Antibody-dependent enhancement has been implicated in some outbreaks of epidemic dengue hemorrhagic fever, however, the mechanism of antibody-dependent enhancement is not well known. This study was conducted to investigate the cross-protection and cross-enhancement of dengue-2 virus infections by dengue-1 immune sera. It was found that dengue-1 immune sera at 1:5 dilution (n = 12) could neutralize dengue-2 infections in BHK-21 cells, as assessed by a standard plaque-reduction neutralization assay. Two-thirds of the dengue-1 immune sera at 1:25 dilution demonstrated neutralizing effects for dengue-2 infections, whereas, non-immune sera revealed no neutralization for dengue-2 infections in BHK-21 cells. Human mononuclear leukocytes in response to dengue-2 infections elicited a T cell helper 1 (Th1) response revealing induction of IFNgamma but not IL-4 production. Dengue-1 immune sera did not neutralize dengue-2 infections in mononuclear leukocytes. Subneutralizing titers of dengue-1 immune sera at 1:250, but not at 1:10 dilution, enhanced dengue-2 infections in mononuclear leukocytes (1.2 +/- 0.7 x 10(4) vs. 2.8 +/- 0.3 x 10(2) PFU/ml). The enhancement of dengue-2 infections in mononuclear leukocytes by dengue-1 immune sera at 1:250 was associated with an increase in the lymphocyte proliferation index, and a decrease in IFNgamma production (56 +/- 24 vs. 12 +/- 3 pg/ml). The addition of IFNgamma (0.1 microg/ml) suppressed significantly the antibody-dependent enhancement induced by dengue-1 immune sera, whereas the presence of anti-IFNgamma F(ab)2 antibody augmented the antibody-dependent enhancement effect. Results from this study suggest that suppression of Th1 response may be involved in the antibody-dependent enhancement of heterotypic dengue infections. Better regulation of Th1/Th2 reactions may be useful for prevention of heterotypic immune enhancement of dengue infections.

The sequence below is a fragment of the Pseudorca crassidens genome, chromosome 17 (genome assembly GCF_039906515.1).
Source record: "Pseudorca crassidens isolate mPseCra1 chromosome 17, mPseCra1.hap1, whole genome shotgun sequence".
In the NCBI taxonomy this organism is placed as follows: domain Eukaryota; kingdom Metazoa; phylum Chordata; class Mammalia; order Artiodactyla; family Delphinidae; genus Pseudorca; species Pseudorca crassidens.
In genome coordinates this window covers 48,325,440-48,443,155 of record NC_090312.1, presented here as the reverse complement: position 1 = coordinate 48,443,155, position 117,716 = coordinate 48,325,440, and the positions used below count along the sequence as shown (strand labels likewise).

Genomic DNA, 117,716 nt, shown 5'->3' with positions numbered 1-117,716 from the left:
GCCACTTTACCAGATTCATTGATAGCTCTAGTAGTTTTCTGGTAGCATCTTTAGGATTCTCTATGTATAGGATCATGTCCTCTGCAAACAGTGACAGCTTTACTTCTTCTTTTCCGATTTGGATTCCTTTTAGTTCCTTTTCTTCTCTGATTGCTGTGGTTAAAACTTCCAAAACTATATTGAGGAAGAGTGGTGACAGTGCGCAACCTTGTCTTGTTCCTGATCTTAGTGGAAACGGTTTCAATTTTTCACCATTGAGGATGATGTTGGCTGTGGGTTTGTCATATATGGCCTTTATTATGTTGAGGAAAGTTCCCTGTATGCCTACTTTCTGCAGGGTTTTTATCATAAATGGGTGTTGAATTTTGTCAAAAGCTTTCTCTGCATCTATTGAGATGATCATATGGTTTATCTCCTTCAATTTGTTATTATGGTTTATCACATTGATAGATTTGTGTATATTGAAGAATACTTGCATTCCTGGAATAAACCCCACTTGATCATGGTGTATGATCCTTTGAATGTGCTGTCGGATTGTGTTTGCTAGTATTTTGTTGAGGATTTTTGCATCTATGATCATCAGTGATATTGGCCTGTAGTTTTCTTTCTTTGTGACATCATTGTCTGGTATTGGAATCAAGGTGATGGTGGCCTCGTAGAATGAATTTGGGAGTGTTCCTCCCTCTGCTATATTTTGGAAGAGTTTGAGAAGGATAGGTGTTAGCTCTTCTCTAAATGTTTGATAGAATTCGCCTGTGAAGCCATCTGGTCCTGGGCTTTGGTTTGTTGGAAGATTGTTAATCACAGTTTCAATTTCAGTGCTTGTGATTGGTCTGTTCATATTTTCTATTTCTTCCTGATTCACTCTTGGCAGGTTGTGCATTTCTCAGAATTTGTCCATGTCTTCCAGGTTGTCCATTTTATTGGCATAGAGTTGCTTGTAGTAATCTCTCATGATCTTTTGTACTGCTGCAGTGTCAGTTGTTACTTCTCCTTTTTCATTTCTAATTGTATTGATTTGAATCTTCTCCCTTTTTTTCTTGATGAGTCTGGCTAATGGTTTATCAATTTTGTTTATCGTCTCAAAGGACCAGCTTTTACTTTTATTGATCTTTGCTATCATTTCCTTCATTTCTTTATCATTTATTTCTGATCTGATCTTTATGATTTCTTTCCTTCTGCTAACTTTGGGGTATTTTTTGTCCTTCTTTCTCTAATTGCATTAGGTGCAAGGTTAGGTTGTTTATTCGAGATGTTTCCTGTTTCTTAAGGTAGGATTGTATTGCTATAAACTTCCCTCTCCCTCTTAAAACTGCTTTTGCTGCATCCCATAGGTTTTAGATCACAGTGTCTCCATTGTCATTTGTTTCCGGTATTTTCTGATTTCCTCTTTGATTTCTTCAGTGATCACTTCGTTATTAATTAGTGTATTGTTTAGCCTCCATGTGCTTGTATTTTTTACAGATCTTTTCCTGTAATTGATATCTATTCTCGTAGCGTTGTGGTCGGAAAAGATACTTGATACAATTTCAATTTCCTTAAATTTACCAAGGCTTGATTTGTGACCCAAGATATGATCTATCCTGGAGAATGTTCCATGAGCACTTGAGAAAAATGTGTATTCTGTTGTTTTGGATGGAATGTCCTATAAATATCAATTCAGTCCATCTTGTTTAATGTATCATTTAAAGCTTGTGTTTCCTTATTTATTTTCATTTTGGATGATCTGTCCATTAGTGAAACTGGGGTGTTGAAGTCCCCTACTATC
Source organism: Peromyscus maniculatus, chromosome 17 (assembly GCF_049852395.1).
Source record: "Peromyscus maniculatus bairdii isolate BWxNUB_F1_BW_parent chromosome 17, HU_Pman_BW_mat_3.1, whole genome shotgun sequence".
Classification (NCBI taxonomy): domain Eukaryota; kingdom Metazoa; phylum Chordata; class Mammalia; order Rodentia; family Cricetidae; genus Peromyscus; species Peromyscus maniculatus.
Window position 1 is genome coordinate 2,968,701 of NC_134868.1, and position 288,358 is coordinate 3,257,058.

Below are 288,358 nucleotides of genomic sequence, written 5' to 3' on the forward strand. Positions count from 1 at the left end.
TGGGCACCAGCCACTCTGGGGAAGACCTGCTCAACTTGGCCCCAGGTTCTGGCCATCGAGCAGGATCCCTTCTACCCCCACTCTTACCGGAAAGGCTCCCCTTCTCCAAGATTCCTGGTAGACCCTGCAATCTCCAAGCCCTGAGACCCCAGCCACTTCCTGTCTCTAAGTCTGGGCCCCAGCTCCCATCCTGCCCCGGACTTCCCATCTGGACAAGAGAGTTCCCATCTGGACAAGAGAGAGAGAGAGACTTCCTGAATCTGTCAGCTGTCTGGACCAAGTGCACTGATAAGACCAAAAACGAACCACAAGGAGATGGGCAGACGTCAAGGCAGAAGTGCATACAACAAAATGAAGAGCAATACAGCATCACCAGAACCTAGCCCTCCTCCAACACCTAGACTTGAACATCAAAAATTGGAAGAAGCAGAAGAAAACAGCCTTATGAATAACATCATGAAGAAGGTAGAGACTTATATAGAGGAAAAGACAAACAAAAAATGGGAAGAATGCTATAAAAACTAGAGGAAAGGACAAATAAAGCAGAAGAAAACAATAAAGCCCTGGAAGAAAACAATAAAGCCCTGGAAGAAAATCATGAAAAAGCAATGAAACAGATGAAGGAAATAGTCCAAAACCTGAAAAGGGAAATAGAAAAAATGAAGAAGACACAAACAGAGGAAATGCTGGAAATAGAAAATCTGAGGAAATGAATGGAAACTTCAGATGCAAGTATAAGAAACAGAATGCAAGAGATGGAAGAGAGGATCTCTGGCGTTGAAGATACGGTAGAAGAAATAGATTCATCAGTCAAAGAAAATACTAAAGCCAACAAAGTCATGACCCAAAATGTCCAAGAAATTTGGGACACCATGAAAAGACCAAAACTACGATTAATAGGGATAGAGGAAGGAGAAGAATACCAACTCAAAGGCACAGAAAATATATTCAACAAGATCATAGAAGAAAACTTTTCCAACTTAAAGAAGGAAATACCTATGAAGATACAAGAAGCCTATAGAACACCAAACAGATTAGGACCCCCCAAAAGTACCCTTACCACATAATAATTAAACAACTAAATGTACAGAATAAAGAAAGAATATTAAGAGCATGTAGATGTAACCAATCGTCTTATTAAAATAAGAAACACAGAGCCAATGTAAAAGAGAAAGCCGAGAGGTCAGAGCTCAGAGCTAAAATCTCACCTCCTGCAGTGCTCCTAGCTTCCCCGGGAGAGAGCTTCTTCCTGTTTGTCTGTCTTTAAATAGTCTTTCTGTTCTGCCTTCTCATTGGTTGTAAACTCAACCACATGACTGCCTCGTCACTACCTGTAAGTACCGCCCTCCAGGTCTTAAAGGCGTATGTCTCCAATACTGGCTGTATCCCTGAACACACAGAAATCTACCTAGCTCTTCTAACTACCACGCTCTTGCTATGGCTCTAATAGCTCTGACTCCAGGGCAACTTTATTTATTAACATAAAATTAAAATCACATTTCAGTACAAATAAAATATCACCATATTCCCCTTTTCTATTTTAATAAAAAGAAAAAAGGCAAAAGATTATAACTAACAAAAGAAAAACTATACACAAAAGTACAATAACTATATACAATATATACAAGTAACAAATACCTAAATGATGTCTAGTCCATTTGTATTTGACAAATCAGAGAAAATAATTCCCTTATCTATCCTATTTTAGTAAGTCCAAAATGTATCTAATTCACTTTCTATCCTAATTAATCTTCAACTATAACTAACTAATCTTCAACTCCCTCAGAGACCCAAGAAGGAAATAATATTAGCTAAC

Copyright 2001 Wiley-Liss, Inc.